Does this Artefact “Spark Joy”? Marie Kondo as an Archaeological Framework

First, a confession: a few years ago, I did read Marie Kondo’s book and attempted to use the KonMari method to wrangle my large collection of “stuff” that I had managed to cultivate after only a year of living in the UK. Turns out, I am secretly a hoarder and everything sparks joy, so it didn’t really work for me.

With Marie Kondo’s new television show out and causing lots of discourse, it got me thinking about…what else? Archaeology! For those who don’t know, Marie Kondo’s method of decluttering and tidying (also referred to as the KonMari method) is based off of the idea that you should keep items that “spark joy”; by employing this particular mindset, clients are able to minimise their belongings to smaller collections that are more consistent with what they visualise as part of their everyday lives (Kondo 2014).

A drawer of shirts neatly folded according to the KonMari method.
A drawer full of shirts that have been neatly folded according to the KonMari method (Image Credit: Netflix)

But what about archaeological objects? Do we ever think about if they once “sparked joy”?

One thing that always bugged me about archaeology, particularly as an undergraduate student just learning the basics, was how much emphasis was placed on utilisation within interpretation – the main questions are usually “how was this used?” or “how did this make survival easier?” What about, “how did people in the past see this object?” or “did they like this object? Like, a lot?”

Of course, that’s not to say that archaeologists haven’t been discussing this very topic. Or, at the very least, they have been discussing around it. For example, as we move towards post-processualism in archaeology, we find that discussions of material culture turn towards examining the symbolic aspects that need to be interpreted from the artefacts, rather than observed (Hodder 1989).

However, could we possibly develop a Marie Kondo Framework in archaeological interpretation? Kondo’s methodology is based heavily on philosophical and aesthetic theories – is there any way we can carry this over into archaeology? Arguably, there must have been some artefacts that were deemed important and valuable not because it was a tool or  made of rare material; instead, these were valuable due to sentimentality, or aesthetics, or hell, maybe they were just a bunch of lucky stones for all I know.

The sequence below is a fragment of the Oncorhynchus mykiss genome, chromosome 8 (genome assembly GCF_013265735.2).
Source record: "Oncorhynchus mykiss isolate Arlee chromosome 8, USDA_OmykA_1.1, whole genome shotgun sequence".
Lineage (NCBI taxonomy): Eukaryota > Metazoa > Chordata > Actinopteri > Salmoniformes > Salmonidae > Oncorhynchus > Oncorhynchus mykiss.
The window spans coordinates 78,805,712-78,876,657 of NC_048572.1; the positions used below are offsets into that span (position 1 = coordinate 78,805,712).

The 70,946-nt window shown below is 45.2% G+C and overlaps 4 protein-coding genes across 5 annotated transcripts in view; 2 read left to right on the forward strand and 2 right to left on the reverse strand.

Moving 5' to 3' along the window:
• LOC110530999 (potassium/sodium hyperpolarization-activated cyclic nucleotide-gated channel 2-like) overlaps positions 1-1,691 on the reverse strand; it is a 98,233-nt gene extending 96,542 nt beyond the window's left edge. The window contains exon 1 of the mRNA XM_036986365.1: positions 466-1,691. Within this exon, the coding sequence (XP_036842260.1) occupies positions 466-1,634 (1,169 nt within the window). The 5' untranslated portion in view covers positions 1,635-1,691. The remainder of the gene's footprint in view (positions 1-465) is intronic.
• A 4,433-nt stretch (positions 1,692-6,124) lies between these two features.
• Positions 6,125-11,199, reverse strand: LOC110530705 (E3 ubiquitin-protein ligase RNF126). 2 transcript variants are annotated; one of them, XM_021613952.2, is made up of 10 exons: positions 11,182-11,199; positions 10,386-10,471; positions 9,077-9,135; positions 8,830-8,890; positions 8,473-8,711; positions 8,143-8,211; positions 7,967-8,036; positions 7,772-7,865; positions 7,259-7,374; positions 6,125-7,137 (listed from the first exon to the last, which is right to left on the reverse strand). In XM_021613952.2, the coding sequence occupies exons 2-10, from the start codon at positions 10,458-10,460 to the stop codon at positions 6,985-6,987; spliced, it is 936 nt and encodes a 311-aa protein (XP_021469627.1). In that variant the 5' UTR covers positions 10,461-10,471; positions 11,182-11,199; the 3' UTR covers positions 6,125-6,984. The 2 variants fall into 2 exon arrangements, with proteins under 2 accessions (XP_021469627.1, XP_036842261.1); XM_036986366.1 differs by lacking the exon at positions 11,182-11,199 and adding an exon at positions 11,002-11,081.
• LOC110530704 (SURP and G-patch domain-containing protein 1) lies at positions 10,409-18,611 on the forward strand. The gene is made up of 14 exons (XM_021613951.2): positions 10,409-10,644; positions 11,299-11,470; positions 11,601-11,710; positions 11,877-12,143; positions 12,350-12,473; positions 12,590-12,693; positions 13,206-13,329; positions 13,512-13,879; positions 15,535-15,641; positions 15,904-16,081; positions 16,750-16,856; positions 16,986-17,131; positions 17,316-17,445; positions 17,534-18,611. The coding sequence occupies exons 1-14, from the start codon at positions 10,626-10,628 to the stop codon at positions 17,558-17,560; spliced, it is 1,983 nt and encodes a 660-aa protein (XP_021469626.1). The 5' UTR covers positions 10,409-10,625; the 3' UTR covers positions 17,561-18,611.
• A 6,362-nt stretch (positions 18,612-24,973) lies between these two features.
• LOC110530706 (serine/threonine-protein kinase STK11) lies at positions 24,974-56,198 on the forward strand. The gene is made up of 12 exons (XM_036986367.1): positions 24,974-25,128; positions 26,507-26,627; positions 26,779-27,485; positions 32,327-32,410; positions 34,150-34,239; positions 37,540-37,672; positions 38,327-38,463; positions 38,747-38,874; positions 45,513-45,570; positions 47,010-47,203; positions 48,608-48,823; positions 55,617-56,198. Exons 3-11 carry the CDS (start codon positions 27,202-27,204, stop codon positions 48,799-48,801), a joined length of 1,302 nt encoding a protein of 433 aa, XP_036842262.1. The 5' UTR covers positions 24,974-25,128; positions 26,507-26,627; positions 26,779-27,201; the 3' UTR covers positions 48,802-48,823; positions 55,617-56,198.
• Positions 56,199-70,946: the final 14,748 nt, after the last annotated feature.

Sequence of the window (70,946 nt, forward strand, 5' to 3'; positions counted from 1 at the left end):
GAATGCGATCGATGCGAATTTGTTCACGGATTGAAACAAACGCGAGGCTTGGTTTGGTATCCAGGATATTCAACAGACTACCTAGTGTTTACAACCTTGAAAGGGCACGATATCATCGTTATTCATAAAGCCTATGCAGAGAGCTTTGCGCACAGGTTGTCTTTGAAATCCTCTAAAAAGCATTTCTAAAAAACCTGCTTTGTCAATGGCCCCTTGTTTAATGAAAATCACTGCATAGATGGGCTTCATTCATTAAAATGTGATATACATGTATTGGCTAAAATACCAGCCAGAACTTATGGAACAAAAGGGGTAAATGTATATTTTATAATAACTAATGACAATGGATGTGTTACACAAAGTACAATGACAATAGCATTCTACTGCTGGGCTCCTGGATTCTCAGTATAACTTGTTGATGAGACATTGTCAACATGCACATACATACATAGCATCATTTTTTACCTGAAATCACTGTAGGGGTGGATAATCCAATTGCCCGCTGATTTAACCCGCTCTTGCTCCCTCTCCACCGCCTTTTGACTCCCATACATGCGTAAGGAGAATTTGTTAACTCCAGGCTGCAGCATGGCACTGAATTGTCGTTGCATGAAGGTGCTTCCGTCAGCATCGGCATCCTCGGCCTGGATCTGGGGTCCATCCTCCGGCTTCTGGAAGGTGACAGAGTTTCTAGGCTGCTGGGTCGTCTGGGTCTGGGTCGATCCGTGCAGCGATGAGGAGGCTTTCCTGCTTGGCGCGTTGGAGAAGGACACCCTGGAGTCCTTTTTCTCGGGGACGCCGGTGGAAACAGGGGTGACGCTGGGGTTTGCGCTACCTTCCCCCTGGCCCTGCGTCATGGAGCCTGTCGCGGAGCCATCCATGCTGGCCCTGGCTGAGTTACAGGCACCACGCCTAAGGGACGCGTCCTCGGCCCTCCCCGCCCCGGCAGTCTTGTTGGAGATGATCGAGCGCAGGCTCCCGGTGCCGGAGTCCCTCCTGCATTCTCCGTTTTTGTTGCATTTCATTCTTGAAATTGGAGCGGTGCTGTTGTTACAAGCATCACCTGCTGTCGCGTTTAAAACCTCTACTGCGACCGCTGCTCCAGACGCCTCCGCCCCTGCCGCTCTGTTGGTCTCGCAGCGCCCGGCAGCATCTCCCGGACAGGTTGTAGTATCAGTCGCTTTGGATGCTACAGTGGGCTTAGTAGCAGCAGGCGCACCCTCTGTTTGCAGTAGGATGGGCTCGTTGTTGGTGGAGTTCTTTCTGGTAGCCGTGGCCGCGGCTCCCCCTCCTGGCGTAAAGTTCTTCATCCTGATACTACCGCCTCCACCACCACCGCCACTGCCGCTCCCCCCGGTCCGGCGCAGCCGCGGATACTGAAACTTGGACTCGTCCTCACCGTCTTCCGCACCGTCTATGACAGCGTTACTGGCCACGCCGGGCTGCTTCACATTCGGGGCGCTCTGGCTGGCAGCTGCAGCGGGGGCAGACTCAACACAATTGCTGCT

Well, it’s complicated – particularly because philosophy gets involved. In a lot of ways, this question is similar to asking what “worth” means in an object. Is it about the materials used to make it? Or the personal worth, which can be dictated by emotions and experiential context? Is there even a solid definition of “impersonal worth” that can be used as a basis, reflecting the universal concept of what the value of an object is (Matthes 2015)? Yeah, my brain hurts too.

There is also the issue of ethics, in that questions of the personal in archaeology can easily lead to bias. Perhaps to you, this statue may look like it has symbolic significance. Maybe it was a deity that looked over the residents of this house, or perhaps a good luck charm that kept bad omens away? It’s easy to assign grand visions of high spiritual value and sentimentality to an artefact…that could easily just have been something an ancient person’s child made and was kept around like a drawing on a fridge. Ultimately that’s the big issue with artefacts and interpretation – as you delve deeper into the more philosophical and abstract, you end up with countless other questions regarding the “essence” of an artefact that undoubtedly cannot be answered (Shanks 1998).

However, I’d argue there are some approaches that can come close to getting a better idea of what the personal value of an artefact was. There are small indicators, of course – for example, you could argue artefacts that are worn and mended made reflect excessive amount of use and the desire to keep said artefact even after breaking. There are also some methodological approaches to examining possible concepts of value, such as utilising ethnographic studies and extrapolating results from this (Tehrani and Riede 2008).

We will never truly understand how people in the past felt about certain things, particularly prior to written record. But we occasionally get hints here and there, and that’s exciting! I think perhaps a Marie Kondo Framework is less about discovering what people in the past found joy in, and about remembering that people in the past did feel joy. And many other things! And although we may not be able to calculate that using lab analysis or statistics, we also shouldn’t lose sight of the fact that the people whose lives we are recovering through excavation are still people.